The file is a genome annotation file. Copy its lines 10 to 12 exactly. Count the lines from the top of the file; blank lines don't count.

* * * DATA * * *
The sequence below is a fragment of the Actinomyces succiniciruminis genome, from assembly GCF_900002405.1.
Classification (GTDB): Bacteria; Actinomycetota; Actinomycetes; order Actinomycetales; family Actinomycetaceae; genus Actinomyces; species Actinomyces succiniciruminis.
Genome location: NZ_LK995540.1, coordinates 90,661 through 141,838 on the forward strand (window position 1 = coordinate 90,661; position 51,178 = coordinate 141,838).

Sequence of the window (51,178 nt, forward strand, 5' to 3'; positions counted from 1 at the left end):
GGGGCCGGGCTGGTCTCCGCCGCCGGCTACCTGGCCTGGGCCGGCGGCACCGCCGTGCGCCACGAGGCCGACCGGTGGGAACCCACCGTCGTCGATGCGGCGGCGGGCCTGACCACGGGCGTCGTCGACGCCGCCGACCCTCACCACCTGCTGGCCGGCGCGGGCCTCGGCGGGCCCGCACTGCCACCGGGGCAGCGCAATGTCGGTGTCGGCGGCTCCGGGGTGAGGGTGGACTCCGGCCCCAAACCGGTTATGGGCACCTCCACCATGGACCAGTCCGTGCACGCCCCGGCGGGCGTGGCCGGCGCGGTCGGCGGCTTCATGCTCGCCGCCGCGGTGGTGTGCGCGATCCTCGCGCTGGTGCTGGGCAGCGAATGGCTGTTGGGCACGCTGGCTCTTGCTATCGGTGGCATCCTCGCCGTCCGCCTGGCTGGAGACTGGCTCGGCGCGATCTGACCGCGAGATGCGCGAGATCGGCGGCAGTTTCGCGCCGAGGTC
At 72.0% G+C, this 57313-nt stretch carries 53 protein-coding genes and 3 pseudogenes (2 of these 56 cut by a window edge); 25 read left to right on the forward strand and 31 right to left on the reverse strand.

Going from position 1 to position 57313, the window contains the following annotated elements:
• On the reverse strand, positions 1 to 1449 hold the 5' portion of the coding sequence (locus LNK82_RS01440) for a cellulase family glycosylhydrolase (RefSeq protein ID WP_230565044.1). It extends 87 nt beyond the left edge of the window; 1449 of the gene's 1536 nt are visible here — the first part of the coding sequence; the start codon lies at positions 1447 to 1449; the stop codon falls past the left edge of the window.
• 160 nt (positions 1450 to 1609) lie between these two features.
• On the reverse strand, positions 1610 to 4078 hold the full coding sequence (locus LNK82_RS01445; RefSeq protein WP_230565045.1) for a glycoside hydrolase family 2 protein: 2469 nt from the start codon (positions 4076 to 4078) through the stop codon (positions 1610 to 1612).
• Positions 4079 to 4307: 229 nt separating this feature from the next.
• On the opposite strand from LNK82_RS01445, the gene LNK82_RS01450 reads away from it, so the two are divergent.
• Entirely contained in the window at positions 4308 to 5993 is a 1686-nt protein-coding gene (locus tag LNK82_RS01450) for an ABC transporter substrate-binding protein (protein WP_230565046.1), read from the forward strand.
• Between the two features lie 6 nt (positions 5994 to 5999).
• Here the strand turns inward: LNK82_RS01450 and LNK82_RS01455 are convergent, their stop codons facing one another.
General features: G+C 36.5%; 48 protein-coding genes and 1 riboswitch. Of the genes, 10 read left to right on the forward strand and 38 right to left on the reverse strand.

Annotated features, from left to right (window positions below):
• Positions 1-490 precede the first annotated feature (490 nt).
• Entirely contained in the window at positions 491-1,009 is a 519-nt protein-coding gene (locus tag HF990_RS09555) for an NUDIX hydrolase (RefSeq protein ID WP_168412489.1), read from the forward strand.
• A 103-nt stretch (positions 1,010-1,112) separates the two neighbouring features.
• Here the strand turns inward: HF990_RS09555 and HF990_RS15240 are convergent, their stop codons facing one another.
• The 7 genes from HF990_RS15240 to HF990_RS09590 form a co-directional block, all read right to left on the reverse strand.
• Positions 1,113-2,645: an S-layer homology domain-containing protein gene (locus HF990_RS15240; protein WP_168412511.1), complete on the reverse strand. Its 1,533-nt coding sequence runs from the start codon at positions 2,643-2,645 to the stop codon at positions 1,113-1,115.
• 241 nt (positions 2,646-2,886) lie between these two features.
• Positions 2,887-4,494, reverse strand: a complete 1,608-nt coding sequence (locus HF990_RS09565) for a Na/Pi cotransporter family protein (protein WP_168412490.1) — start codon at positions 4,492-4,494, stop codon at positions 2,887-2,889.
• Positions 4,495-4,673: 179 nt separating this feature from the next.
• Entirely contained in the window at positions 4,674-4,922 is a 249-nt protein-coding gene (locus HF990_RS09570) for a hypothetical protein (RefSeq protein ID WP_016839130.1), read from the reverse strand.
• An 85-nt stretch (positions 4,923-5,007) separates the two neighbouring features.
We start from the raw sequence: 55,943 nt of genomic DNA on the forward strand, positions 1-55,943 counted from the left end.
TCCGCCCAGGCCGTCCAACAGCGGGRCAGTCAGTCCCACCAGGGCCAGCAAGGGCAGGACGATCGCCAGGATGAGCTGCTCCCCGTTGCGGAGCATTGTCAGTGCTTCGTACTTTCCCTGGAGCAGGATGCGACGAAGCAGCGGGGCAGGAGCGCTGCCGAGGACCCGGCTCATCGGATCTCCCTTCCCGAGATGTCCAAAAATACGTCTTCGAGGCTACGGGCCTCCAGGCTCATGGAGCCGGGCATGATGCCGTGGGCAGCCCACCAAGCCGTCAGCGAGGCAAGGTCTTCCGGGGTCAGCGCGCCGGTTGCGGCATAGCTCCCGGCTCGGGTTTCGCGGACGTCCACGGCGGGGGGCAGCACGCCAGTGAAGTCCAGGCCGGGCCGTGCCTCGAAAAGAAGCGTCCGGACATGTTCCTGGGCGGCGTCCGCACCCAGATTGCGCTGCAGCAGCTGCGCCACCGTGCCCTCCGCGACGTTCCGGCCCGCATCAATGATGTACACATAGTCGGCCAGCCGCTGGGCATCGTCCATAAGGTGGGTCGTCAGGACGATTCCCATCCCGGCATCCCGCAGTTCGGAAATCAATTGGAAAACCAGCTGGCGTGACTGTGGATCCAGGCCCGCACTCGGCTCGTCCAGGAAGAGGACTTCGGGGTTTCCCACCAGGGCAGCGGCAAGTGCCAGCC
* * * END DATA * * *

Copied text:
• On the reverse strand, positions 1610 to 4078 hold the full coding sequence (locus LNK82_RS01445; RefSeq protein WP_230565045.1) for a glycoside hydrolase family 2 protein: 2469 nt from the start codon (positions 4076 to 4078) through the stop codon (positions 1610 to 1612).
• Positions 4079 to 4307: 229 nt separating this feature from the next.
• On the opposite strand from LNK82_RS01445, the gene LNK82_RS01450 reads away from it, so the two are divergent.